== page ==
Crime

Parkland mom sentenced for exposing her young children to heroin. Dad also charged

Ashlee Hutt, 25 of Parkland, is sentenced Friday for exposing her young children to heroin. She pleaded guilty to third-degree child assault, and Superior Court Judge Garold Johnson gave her a high-end sentence of three months behind bars.
Ashlee Hutt, 25 of Parkland, is sentenced Friday for exposing her young children to heroin. She pleaded guilty to third-degree child assault, and Superior Court Judge Garold Johnson gave her a high-end sentence of three months behind bars. Staff writer

A Parkland woman who exposed her young children to heroin by smoking it around them was sentenced Friday.

Ashlee Rose Hutt’s children were ages 2, 4 and 6 when Child Protective Services took them from their parents’ home in November 2015.

Charging papers say investigators found heroin and rat droppings in the house.

Pierce County Superior Court Judge Garold Johnson gave Hutt, 25, a high-end sentence of three months behind bars after she pleaded guilty to third-degree child assault.

The children’s father, 27-year-old Mac Leroy McIver, also was charged in the case, which is pending.

Charging papers said the oldest child described the parents injecting the children with “feel good medicine,” that CPS workers found marks on the youngest child’s body that indicated heroin injection and that the 2-year-old tested positive for heroin.

At Hutt’s sentencing, defense attorney Laura Carnell disputed that the children were injected, and said her client had been honest with her at the start of the case about what she believed happened.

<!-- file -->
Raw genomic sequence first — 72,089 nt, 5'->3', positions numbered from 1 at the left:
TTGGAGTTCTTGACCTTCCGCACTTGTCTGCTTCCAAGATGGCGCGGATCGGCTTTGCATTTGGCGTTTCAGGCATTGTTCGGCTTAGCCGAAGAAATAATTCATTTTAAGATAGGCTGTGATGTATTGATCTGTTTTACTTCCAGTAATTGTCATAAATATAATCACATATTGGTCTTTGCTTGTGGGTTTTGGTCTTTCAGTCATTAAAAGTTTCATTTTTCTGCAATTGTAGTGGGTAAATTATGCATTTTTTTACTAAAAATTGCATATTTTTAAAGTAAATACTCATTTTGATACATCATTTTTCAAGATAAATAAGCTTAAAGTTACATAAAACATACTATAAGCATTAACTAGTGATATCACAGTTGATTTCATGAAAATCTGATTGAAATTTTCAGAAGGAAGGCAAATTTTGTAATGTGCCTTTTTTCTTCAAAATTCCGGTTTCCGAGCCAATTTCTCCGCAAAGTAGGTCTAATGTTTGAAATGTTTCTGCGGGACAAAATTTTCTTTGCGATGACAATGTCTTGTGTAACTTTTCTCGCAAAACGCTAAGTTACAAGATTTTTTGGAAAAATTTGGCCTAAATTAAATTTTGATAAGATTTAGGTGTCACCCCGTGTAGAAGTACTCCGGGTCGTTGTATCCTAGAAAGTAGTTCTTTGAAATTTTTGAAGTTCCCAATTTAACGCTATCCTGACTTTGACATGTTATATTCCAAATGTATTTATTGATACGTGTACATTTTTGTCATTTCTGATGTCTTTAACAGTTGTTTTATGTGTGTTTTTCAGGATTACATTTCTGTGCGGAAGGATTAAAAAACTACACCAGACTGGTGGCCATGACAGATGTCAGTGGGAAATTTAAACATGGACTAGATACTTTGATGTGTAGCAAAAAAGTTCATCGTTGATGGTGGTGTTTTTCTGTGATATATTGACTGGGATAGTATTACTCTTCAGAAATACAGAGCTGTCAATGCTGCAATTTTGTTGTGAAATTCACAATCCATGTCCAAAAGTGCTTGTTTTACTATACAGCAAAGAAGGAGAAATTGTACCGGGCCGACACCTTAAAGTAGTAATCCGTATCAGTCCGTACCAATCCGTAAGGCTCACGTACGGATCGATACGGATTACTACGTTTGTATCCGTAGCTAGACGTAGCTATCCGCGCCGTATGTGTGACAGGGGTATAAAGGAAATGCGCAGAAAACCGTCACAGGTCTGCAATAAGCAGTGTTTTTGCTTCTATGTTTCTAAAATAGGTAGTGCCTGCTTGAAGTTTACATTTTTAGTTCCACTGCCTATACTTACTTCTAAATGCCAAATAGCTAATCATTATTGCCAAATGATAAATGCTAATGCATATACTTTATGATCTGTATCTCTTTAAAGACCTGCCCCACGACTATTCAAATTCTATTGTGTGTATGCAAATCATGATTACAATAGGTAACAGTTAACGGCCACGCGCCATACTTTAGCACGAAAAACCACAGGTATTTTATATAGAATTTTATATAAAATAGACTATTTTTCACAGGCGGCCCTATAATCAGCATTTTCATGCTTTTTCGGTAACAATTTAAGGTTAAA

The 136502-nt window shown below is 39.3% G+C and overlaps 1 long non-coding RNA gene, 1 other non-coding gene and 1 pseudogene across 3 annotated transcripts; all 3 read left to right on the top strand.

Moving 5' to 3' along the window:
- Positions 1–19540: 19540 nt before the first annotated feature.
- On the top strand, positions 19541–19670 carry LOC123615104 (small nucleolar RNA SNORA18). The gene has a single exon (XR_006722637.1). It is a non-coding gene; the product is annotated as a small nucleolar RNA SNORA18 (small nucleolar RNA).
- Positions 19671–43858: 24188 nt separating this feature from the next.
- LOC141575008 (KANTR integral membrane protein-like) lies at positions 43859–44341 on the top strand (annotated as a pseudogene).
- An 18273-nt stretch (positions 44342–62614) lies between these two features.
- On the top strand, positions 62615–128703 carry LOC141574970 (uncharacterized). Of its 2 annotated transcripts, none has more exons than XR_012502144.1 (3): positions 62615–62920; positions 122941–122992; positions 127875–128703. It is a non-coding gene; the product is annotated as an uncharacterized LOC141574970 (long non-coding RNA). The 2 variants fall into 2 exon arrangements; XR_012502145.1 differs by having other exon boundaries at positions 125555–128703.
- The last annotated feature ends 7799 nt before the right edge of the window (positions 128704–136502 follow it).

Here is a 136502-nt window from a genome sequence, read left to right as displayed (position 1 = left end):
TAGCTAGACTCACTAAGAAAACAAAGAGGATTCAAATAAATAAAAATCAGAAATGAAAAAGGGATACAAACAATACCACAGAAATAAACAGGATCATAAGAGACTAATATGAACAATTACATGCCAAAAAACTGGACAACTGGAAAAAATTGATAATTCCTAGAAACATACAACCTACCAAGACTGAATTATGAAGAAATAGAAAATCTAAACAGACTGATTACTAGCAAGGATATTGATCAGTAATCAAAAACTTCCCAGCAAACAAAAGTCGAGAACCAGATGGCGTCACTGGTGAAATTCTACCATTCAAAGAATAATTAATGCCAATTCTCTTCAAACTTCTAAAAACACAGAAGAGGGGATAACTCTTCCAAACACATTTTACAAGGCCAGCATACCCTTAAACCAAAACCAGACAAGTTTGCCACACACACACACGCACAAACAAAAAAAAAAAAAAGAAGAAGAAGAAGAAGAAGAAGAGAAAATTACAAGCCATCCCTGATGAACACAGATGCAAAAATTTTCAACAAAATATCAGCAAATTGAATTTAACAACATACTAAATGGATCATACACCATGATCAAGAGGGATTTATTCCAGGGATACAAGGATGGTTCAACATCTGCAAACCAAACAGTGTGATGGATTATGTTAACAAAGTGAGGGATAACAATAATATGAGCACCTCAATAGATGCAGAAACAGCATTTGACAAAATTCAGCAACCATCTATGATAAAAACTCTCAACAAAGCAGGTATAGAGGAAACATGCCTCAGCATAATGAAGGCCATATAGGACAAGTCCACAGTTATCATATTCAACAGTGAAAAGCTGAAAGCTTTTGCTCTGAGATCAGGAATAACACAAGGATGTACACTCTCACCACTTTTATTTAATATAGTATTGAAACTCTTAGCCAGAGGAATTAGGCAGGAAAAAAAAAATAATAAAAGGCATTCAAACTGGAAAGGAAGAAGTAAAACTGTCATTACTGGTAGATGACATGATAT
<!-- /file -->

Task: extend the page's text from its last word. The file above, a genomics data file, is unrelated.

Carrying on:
“It wasn’t a matter of injecting her children with heroin,” Carnell told the court. “It was an exposure-related situation.”

Carnell said a defense expert looked at hair follicle tests and couldn’t rule out that the children were exposed to heroin, as opposed to being injected with it.

The home, the attorney said, was “filled with people who were not doing good things for themselves or anyone else in that house.”

After negotiations, she and Deputy Prosecutor Lori Kooiman recommended the high-end sentence.

Kooiman said it wasn’t clear how each child was exposed to the drug, and that Hutt was high when she gave birth to her fourth child, while the case was pending.

A relative now caring for the kids described their lives to the judge: “The fear that they still have. The nightmares, the crying. ... Two years later, after therapy, after everything, the littlest one (who was 2 at the time) calls them monsters.”

Johnson prohibited Hutt from contacting the children for one year. After that, a dependency court will decide if she can see them.

“You will attend parenting classes,” the judge said. “You will attend drug and alcohol classes. Get on top of this, before you actually end up killing yourself.”

Alexis Krell: 253-597-8268, @amkrell

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